I recommend The Tragedy Paper, because it’s a YA novel with a unique storyline that has shifted away from the current trend.
I absolutely loved it.  I would recommend it to everyone.

 Author Website  Goodreads  Amazon Barnes & Noble

Thursday, April 25, 2013

Review: Poison by Bridget Zinn

PoisonTitle:Poison (Click on title for Synopsis)
Source/Format: Purchased, Hardcover
Age Range: YA
Publisher/Publication Date: Disney Hyperion, March 12, 2013

My thoughts:

     Poison by Bridget Zinn was honestly a lovely story about potions, a piglet, and what one would be willing to do to save their kingdom.  It was captivating, well written, and full of characters that were likable.  Zinn crafted a story with mystery, intrigue, as well as an adorable piglet.  I really liked Poison as a whole.  It was the kind of book that had a good flow to it—one that I would read a second time, and recommend to others.

     Kyra, a potion’s master, was a good main character with a strong will.  Despite her strong bonds with her friends, she was determined to do what was right—even if it meant going on the run for committing a crime.  I liked seeing her develop as a character.  Hal, well, I really hated him.  Honestly, I’m glad Kyra found out what she did about him before things could escalate between them.  Fred was a good addition to the plot; he was funny, carefree, and likable.  Poison also had a really good cast of supporting characters.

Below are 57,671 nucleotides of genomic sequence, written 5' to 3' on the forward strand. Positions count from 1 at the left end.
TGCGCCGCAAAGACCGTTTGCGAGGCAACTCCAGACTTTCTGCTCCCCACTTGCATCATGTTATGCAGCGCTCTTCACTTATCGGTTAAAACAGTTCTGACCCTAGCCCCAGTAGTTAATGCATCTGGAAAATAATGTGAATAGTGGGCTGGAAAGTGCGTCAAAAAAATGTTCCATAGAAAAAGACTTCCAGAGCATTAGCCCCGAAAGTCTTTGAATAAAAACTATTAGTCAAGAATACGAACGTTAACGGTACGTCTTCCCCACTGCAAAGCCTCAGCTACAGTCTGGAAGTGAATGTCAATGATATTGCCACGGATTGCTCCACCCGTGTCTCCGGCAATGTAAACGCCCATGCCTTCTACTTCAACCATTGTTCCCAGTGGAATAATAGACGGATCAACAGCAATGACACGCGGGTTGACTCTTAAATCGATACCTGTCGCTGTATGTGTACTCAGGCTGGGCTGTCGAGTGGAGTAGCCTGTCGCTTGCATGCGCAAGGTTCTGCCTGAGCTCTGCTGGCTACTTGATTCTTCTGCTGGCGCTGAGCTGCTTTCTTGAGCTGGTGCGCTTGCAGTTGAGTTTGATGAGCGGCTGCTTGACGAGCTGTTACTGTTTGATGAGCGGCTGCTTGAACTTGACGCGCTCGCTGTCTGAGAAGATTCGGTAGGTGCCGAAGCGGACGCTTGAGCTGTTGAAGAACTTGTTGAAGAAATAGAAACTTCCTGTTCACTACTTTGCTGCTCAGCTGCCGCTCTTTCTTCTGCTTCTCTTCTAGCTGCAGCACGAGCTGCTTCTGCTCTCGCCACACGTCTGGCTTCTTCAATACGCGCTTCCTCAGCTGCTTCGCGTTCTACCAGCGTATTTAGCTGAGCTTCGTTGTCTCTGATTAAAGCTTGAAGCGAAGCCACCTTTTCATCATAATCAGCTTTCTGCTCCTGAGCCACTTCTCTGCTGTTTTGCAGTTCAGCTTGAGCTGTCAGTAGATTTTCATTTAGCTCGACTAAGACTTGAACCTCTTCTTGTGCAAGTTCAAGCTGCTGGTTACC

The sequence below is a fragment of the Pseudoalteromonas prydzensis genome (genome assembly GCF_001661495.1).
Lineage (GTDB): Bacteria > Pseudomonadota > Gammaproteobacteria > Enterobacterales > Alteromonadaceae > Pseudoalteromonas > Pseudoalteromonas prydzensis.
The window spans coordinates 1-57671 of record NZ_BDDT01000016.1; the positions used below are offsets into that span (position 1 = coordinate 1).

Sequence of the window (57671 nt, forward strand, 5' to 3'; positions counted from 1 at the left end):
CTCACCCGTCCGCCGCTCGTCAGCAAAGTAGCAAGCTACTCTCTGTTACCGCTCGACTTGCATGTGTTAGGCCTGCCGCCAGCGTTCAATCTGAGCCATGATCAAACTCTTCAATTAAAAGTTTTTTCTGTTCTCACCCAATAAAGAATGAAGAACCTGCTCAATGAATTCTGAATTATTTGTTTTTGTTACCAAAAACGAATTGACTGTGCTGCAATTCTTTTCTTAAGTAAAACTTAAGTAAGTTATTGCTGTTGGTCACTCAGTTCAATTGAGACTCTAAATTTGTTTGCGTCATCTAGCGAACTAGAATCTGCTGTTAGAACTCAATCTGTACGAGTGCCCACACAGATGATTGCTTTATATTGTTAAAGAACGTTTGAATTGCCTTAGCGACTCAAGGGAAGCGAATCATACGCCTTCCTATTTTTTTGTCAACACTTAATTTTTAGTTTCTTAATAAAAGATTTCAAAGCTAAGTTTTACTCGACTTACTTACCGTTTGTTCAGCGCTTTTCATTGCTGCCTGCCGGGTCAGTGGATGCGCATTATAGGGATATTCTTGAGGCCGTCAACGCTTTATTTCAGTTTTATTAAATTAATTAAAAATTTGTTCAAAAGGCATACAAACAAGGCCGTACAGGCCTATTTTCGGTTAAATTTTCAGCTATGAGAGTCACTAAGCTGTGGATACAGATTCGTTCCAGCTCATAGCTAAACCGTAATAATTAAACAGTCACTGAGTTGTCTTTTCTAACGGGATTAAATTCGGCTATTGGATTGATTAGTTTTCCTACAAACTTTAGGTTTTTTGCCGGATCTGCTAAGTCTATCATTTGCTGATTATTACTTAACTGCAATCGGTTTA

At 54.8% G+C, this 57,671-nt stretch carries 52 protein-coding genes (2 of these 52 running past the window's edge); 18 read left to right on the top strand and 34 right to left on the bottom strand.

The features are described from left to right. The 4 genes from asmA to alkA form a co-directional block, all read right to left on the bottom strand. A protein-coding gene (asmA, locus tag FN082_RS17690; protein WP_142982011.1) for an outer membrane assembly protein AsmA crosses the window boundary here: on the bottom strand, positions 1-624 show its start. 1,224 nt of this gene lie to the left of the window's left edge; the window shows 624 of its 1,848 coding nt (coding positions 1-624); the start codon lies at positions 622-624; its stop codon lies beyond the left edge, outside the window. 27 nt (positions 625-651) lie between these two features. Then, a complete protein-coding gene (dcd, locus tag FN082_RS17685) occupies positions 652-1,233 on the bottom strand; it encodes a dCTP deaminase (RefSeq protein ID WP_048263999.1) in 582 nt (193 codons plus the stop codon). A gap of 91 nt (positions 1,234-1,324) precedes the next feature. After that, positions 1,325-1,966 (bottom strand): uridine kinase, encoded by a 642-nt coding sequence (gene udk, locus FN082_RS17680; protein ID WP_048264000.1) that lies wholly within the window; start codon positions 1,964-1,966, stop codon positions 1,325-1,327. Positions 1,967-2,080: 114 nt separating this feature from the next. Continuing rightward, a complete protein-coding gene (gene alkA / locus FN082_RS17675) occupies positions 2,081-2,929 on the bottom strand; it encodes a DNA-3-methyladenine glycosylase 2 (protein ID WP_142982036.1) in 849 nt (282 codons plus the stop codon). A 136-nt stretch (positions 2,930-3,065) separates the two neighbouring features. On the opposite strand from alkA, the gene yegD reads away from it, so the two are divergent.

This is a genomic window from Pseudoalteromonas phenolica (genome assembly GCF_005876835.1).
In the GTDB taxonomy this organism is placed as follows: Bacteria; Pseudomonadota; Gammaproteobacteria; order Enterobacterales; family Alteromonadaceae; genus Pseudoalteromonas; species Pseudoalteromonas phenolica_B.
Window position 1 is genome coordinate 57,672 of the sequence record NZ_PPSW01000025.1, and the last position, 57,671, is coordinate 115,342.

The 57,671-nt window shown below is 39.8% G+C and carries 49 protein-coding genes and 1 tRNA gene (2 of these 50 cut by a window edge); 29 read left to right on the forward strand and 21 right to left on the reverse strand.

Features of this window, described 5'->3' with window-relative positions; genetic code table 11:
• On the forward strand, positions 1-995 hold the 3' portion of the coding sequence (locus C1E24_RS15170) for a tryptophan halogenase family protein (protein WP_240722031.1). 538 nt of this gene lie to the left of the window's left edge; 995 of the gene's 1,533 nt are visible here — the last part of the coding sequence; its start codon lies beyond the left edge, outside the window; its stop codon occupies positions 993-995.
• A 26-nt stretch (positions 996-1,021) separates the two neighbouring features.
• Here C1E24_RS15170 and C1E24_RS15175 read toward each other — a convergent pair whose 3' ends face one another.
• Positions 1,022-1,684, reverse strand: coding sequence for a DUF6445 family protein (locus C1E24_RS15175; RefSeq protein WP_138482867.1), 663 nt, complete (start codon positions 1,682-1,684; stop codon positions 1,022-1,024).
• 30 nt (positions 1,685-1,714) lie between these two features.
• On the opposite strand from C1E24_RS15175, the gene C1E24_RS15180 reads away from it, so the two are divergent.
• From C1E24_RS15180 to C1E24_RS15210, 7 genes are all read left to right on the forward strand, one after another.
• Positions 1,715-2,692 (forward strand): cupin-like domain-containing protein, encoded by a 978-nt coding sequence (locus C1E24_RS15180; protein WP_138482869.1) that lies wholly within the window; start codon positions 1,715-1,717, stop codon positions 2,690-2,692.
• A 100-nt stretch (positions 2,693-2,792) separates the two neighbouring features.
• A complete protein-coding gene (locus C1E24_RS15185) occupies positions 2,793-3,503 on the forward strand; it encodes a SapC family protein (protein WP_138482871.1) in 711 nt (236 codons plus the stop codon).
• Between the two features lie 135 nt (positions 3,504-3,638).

I liked the story.  At first I didn’t really get some of the details, but when everything was revealed at the end, I understood.  I liked the fact that everything in Poison had to do with the plot, and there weren’t any miscellaneous details floating around just because.  Overall, Poison was quick enjoyable read, and my only wish is there were would have been a sequel.
I really like it.  I would recommend it.

Monday, April 22, 2013

Review: Pivot Point by Kasie West